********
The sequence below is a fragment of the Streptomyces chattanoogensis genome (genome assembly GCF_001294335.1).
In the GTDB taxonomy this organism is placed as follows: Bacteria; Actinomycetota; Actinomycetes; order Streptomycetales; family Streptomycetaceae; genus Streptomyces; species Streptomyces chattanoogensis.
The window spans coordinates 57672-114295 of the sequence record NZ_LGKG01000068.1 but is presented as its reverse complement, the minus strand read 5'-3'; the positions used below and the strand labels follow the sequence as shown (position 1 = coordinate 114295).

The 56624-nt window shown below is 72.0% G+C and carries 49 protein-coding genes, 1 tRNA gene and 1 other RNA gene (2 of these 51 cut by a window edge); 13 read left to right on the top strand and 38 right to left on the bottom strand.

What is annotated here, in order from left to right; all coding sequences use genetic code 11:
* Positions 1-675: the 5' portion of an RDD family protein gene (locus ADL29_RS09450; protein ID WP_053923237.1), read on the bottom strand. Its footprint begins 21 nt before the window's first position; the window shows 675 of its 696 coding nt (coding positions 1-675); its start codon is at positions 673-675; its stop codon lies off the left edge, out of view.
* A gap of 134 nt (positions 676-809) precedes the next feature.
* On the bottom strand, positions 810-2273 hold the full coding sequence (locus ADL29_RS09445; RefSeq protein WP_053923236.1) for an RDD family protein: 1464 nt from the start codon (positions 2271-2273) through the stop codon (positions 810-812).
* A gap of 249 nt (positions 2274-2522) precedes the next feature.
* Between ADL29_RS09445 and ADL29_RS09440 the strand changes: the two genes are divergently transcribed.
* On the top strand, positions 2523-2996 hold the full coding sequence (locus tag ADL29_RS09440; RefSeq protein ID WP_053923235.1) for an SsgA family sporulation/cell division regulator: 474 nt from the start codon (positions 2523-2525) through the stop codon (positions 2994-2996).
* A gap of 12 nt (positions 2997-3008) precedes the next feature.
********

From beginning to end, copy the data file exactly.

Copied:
The sequence below is a fragment of the Streptomyces chattanoogensis genome (genome assembly GCF_001294335.1).
In the GTDB taxonomy this organism is placed as follows: Bacteria; Actinomycetota; Actinomycetes; order Streptomycetales; family Streptomycetaceae; genus Streptomyces; species Streptomyces chattanoogensis.
The window spans coordinates 57672-114295 of the sequence record NZ_LGKG01000068.1 but is presented as its reverse complement, the minus strand read 5'-3'; the positions used below and the strand labels follow the sequence as shown (position 1 = coordinate 114295).

The 56624-nt window shown below is 72.0% G+C and carries 49 protein-coding genes, 1 tRNA gene and 1 other RNA gene (2 of these 51 cut by a window edge); 13 read left to right on the top strand and 38 right to left on the bottom strand.

What is annotated here, in order from left to right; all coding sequences use genetic code 11:
* Positions 1-675: the 5' portion of an RDD family protein gene (locus ADL29_RS09450; protein ID WP_053923237.1), read on the bottom strand. Its footprint begins 21 nt before the window's first position; the window shows 675 of its 696 coding nt (coding positions 1-675); its start codon is at positions 673-675; its stop codon lies off the left edge, out of view.
* A gap of 134 nt (positions 676-809) precedes the next feature.
* On the bottom strand, positions 810-2273 hold the full coding sequence (locus ADL29_RS09445; RefSeq protein WP_053923236.1) for an RDD family protein: 1464 nt from the start codon (positions 2271-2273) through the stop codon (positions 810-812).
* A gap of 249 nt (positions 2274-2522) precedes the next feature.
* Between ADL29_RS09445 and ADL29_RS09440 the strand changes: the two genes are divergently transcribed.
* On the top strand, positions 2523-2996 hold the full coding sequence (locus tag ADL29_RS09440; RefSeq protein ID WP_053923235.1) for an SsgA family sporulation/cell division regulator: 474 nt from the start codon (positions 2523-2525) through the stop codon (positions 2994-2996).
* A gap of 12 nt (positions 2997-3008) precedes the next feature.